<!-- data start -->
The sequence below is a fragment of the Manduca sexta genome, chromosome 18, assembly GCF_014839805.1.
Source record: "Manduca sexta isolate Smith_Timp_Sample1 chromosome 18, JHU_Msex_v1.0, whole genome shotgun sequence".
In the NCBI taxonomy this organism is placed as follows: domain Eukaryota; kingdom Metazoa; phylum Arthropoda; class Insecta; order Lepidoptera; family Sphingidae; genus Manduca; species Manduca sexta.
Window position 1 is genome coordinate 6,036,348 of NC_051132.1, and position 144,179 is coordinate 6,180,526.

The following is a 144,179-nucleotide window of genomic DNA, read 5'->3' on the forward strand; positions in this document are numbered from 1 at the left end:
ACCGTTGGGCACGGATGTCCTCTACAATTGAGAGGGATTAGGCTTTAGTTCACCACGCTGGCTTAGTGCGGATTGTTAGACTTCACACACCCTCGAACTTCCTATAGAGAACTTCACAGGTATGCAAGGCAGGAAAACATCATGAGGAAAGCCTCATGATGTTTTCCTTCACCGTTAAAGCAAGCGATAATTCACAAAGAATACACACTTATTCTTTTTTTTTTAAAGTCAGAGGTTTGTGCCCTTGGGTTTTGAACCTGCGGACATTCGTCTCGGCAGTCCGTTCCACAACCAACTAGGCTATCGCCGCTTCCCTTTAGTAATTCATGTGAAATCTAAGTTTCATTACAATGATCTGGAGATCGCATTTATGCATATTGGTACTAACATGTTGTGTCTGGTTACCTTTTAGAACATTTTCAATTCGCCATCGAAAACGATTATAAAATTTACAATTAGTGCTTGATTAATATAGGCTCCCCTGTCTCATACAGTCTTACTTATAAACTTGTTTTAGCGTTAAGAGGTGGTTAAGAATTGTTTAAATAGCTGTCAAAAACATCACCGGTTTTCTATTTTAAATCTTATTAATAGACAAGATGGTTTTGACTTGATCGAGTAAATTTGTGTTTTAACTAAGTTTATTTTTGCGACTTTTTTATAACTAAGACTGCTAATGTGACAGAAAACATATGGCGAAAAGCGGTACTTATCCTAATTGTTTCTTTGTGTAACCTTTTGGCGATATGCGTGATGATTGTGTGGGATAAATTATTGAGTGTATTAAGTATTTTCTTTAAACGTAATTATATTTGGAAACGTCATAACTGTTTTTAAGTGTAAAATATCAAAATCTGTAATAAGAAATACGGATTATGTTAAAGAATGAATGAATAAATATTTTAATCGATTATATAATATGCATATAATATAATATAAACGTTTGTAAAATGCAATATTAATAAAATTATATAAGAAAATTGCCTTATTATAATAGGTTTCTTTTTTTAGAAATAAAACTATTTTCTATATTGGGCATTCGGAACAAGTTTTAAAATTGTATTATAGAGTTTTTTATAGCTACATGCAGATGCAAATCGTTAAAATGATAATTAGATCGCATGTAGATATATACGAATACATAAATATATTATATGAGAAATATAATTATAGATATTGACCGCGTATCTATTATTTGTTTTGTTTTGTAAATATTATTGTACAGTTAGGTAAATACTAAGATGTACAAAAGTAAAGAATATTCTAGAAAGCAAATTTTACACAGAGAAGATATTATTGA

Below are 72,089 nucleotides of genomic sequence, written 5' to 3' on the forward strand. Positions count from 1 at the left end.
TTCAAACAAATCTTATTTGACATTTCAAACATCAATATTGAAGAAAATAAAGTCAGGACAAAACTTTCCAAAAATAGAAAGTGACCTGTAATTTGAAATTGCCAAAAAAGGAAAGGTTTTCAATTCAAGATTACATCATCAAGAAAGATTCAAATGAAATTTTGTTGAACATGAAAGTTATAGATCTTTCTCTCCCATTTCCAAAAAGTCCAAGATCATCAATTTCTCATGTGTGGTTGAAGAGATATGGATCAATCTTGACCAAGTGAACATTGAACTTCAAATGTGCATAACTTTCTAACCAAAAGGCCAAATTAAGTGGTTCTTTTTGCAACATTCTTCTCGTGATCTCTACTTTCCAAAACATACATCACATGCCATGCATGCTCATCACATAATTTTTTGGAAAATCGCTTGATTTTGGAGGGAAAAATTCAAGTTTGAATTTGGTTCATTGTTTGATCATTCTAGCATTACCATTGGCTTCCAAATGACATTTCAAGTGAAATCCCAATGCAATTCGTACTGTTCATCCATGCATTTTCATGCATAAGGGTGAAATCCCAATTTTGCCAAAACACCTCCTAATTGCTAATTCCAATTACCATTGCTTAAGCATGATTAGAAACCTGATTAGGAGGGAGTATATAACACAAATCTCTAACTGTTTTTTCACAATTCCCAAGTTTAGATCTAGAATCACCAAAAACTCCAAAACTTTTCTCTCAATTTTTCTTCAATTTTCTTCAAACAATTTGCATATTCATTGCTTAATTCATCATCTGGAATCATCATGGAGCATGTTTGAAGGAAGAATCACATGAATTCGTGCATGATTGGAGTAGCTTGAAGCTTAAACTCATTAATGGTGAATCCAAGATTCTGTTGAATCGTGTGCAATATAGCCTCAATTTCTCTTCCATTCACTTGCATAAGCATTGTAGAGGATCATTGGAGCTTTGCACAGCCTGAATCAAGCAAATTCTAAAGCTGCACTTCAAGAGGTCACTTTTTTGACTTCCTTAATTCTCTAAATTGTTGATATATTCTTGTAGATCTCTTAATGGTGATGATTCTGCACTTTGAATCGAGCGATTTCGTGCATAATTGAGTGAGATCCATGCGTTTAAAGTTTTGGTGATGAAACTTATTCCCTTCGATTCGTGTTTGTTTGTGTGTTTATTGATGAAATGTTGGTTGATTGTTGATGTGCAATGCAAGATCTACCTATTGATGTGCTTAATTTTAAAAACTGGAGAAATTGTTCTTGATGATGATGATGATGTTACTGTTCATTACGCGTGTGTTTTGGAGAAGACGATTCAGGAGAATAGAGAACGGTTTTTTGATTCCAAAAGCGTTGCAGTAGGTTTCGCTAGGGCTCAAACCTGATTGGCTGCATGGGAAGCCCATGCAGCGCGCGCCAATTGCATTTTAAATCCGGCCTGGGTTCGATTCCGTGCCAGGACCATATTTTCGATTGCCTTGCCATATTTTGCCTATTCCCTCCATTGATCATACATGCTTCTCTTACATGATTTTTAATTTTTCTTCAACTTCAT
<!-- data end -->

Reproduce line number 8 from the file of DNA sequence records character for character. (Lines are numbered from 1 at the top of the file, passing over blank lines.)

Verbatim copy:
TTCAAACAAATCTTATTTGACATTTCAAACATCAATATTGAAGAAAATAAAGTCAGGACAAAACTTTCCAAAAATAGAAAGTGACCTGTAATTTGAAATTGCCAAAAAAGGAAAGGTTTTCAATTCAAGATTACATCATCAAGAAAGATTCAAATGAAATTTTGTTGAACATGAAAGTTATAGATCTTTCTCTCCCATTTCCAAAAAGTCCAAGATCATCAATTTCTCATGTGTGGTTGAAGAGATATGGATCAATCTTGACCAAGTGAACATTGAACTTCAAATGTGCATAACTTTCTAACCAAAAGGCCAAATTAAGTGGTTCTTTTTGCAACATTCTTCTCGTGATCTCTACTTTCCAAAACATACATCACATGCCATGCATGCTCATCACATAATTTTTTGGAAAATCGCTTGATTTTGGAGGGAAAAATTCAAGTTTGAATTTGGTTCATTGTTTGATCATTCTAGCATTACCATTGGCTTCCAAATGACATTTCAAGTGAAATCCCAATGCAATTCGTACTGTTCATCCATGCATTTTCATGCATAAGGGTGAAATCCCAATTTTGCCAAAACACCTCCTAATTGCTAATTCCAATTACCATTGCTTAAGCATGATTAGAAACCTGATTAGGAGGGAGTATATAACACAAATCTCTAACTGTTTTTTCACAATTCCCAAGTTTAGATCTAGAATCACCAAAAACTCCAAAACTTTTCTCTCAATTTTTCTTCAATTTTCTTCAAACAATTTGCATATTCATTGCTTAATTCATCATCTGGAATCATCATGGAGCATGTTTGAAGGAAGAATCACATGAATTCGTGCATGATTGGAGTAGCTTGAAGCTTAAACTCATTAATGGTGAATCCAAGATTCTGTTGAATCGTGTGCAATATAGCCTCAATTTCTCTTCCATTCACTTGCATAAGCATTGTAGAGGATCATTGGAGCTTTGCACAGCCTGAATCAAGCAAATTCTAAAGCTGCACTTCAAGAGGTCACTTTTTTGACTTCCTTAATTCTCTAAATTGTTGATATATTCTTGTAGATCTCTTAATGGTGATGATTCTGCACTTTGAATCGAGCGATTTCGTGCATAATTGAGTGAGATCCATGCGTTTAAAGTTTTGGTGATGAAACTTATTCCCTTCGATTCGTGTTTGTTTGTGTGTTTATTGATGAAATGTTGGTTGATTGTTGATGTGCAATGCAAGATCTACCTATTGATGTGCTTAATTTTAAAAACTGGAGAAATTGTTCTTGATGATGATGATGATGTTACTGTTCATTACGCGTGTGTTTTGGAGAAGACGATTCAGGAGAATAGAGAACGGTTTTTTGATTCCAAAAGCGTTGCAGTAGGTTTCGCTAGGGCTCAAACCTGATTGGCTGCATGGGAAGCCCATGCAGCGCGCGCCAATTGCATTTTAAATCCGGCCTGGGTTCGATTCCGTGCCAGGACCATATTTTCGATTGCCTTGCCATATTTTGCCTATTCCCTCCATTGATCATACATGCTTCTCTTACATGATTTTTAATTTTTCTTCAACTTCAT